Third, the entire Mukwonago Area Schools community needs to fully understand the reason this change has to be made. It is for one reason and one reason only. Yet there are a couple of component parts to the thing. Research that is solid and the District now says they support as credible shows that your fellow classmates who may in some degree identify themselves however quietly as Native-American kids actually have their basic self-esteem, the feeling of who they are hurt or curbed by the logo and the nickname Indians being used. They may and surely do say they support the logo and nickname. But research says those that do are hurt the most. Wouldn’t you want to fit in with everybody else if you were in the distinct minority? It is perfectly natural. Someone like Rain Koepke is hurt by the logo and nickname but not as much because he has the strength to stand up and be heard and to act to defend the identity of his people. Those students who can trace their ancestry back to the dominant group in Mukwonago as Euro-American whites according to the research have your sense of superiority over other groups inflated or enhanced by the use of the logo and Indian nickname in ways that may be only subconsciously known to you. Certainly, the charge that you have been disrespectful to the Mukwonago image and name are ill-founded. No District has tried harder to minimize this kind of discrimination since 1996 and the Department of Public Instruction recognized that.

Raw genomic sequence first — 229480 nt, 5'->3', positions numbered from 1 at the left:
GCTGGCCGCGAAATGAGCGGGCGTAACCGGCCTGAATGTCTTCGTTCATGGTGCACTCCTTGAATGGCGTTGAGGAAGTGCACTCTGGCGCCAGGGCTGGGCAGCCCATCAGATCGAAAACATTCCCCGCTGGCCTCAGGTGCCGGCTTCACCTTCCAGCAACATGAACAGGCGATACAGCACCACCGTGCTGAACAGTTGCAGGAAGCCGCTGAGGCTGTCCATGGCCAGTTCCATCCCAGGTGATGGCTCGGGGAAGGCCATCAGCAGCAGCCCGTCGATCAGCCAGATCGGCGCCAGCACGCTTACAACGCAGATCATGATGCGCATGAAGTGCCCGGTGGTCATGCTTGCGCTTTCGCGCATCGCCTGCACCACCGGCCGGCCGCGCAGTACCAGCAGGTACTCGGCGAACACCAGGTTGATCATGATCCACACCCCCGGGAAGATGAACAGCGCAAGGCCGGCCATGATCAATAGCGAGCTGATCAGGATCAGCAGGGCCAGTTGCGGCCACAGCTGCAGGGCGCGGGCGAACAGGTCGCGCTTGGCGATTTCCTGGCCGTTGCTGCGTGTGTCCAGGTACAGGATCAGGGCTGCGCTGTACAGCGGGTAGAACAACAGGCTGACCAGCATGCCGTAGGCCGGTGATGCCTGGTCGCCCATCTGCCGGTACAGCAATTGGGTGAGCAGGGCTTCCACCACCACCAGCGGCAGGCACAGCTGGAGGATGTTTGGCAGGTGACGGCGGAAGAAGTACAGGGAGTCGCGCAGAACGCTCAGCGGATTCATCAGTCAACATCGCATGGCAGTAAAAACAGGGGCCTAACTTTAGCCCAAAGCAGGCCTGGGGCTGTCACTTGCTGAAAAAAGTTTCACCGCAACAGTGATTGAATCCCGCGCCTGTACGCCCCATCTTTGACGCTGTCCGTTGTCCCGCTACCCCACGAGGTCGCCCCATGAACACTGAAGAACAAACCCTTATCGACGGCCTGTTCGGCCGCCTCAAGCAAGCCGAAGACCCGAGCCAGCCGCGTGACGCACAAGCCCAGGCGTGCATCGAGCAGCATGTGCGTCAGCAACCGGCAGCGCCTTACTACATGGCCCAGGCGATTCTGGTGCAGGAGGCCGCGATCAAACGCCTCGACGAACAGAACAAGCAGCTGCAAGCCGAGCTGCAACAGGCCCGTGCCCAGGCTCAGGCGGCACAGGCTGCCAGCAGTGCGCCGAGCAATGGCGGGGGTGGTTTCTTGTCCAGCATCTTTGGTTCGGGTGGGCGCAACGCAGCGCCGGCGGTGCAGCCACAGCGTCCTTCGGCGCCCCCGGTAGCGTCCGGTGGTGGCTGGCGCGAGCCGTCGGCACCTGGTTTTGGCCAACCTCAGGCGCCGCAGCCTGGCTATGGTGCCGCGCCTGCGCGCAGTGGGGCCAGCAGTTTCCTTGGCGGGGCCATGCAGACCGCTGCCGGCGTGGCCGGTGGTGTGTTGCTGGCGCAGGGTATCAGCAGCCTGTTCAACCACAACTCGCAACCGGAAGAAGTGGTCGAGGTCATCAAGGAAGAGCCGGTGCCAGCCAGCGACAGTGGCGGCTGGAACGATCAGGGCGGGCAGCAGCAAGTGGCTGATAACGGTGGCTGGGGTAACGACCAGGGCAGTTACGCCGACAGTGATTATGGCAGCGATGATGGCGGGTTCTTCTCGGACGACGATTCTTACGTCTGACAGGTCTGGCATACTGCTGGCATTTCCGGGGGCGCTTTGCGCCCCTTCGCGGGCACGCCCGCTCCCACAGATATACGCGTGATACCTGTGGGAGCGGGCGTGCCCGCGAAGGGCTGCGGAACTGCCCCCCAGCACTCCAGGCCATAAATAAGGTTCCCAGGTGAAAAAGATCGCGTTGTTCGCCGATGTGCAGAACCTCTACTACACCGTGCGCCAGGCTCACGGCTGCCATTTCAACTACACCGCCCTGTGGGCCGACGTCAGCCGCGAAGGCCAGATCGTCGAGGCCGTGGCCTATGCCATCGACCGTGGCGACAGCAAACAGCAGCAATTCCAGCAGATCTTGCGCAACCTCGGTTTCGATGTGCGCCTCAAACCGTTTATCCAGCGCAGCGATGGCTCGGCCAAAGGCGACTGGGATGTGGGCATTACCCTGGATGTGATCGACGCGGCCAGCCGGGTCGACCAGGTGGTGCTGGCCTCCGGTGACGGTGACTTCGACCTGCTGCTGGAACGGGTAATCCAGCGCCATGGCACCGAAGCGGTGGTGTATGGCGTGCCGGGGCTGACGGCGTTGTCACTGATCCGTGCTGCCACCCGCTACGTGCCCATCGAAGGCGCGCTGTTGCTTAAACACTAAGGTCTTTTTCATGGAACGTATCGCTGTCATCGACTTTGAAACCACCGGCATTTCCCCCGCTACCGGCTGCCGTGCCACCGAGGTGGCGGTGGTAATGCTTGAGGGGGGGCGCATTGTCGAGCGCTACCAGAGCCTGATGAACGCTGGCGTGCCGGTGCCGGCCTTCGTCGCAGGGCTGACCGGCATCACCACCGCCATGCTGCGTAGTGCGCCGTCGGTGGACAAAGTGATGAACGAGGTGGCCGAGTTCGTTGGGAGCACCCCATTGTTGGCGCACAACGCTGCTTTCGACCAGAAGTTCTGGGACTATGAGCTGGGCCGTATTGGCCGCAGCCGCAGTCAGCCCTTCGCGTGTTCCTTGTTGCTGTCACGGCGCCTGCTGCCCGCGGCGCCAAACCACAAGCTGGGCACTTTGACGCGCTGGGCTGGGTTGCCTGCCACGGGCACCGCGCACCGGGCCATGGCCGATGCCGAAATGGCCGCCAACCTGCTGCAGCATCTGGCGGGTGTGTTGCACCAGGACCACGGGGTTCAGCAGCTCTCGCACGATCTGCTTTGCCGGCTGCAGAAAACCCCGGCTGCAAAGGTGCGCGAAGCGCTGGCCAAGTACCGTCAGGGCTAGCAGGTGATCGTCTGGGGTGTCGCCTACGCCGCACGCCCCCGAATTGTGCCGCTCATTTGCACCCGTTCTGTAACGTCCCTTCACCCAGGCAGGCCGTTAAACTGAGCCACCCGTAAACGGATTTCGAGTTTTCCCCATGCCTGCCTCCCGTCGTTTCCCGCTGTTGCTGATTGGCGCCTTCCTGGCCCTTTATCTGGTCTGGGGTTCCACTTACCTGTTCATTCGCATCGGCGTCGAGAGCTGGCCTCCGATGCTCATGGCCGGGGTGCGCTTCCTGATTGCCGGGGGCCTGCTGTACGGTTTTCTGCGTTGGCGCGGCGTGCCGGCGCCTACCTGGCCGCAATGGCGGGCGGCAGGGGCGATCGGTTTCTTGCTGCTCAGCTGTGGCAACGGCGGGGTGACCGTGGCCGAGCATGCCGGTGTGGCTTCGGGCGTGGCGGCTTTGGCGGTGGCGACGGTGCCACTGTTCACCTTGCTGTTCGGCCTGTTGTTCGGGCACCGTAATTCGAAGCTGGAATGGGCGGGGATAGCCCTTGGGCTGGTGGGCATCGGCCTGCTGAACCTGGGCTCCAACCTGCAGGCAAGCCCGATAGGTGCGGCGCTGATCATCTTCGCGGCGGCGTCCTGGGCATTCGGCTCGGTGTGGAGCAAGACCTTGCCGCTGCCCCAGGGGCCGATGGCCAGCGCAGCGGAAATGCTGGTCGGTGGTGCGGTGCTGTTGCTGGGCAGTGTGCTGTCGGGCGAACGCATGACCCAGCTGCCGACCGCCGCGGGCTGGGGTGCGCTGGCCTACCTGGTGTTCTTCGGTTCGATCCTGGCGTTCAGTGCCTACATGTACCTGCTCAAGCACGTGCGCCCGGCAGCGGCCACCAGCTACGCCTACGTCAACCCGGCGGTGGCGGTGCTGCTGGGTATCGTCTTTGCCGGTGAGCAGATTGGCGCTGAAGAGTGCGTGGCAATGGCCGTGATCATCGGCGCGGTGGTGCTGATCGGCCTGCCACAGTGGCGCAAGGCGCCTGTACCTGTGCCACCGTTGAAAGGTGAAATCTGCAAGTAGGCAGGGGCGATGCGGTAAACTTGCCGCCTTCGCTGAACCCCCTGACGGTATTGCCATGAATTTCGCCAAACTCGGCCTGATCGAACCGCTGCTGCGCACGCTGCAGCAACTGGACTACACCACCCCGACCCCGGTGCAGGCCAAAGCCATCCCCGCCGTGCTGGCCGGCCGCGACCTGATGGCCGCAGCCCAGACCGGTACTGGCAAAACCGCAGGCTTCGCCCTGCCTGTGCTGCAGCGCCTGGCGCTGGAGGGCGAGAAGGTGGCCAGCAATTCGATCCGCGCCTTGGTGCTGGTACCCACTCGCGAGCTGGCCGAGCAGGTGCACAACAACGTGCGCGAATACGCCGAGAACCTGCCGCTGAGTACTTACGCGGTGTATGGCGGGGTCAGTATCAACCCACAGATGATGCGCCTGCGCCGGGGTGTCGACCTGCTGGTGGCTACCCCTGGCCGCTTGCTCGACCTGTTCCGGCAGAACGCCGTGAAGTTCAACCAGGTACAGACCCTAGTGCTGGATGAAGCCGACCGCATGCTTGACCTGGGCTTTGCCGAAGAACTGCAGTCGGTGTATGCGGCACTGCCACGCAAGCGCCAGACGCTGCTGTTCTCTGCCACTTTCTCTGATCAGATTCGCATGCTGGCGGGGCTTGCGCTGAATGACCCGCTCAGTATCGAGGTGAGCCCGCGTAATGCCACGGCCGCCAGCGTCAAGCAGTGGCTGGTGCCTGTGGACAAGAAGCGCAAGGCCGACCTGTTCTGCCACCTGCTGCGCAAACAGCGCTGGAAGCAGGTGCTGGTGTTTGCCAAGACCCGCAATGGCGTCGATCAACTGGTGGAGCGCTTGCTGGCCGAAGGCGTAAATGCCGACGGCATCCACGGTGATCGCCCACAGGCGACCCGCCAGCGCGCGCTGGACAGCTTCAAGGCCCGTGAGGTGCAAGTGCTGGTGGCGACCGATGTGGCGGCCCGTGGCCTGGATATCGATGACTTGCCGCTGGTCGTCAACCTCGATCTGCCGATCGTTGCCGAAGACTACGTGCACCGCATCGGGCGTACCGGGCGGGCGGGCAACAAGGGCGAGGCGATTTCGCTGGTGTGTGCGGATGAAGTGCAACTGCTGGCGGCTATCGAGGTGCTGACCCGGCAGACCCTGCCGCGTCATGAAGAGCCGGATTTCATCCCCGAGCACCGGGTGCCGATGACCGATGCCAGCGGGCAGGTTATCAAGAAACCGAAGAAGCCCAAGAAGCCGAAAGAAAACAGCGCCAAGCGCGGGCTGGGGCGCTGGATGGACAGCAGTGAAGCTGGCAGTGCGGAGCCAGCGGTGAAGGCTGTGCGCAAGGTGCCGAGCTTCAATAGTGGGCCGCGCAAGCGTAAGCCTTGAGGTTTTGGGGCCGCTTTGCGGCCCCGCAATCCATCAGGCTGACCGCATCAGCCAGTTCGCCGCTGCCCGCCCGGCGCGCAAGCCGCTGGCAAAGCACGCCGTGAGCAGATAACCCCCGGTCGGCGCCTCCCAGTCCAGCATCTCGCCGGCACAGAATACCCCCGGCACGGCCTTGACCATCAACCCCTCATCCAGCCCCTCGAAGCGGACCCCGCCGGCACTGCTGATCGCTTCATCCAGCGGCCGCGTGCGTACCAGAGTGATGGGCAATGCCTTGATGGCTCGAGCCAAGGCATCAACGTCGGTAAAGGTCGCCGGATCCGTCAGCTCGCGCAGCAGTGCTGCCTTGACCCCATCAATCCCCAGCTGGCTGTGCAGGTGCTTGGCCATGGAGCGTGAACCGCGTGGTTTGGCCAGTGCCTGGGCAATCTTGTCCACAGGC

But since then things have changed a lot. There is this groundbreaking research by Dr. Fryberg at the University of Arizona. Early attempts by other scholars to discredit her astounding findings that people could be hurt in any way by these representations of Native-Americans were absolutely stunned to find that her work was on target and they became converted to what she had found. Soon many scholars were pursuing this line of research, just since 2002, six years after Mukwonago thought it had come up with a plan and policy to make discrimination over the logo all but impossible. Now there are some 300 peer-reviewed studies that all relate to this original line of research and confirm it. Struggles For Justice interviewed Dr. Jesse Steinfeldt of the University of Indiana face-to-face and asked him the most obvious question: just what do pro-Indian logo scholars have on the 300 who disagree with them? Incredibly, Steinfeldt said flatly that “there are none. It is a settled matter in psychology.” Usually you can always count on what might be often referred to as “revisionists” or scholars who want to spoil the parade coming in and contradicting all this research. Hundreds who have honestly tried have only more strongly confirmed the original research.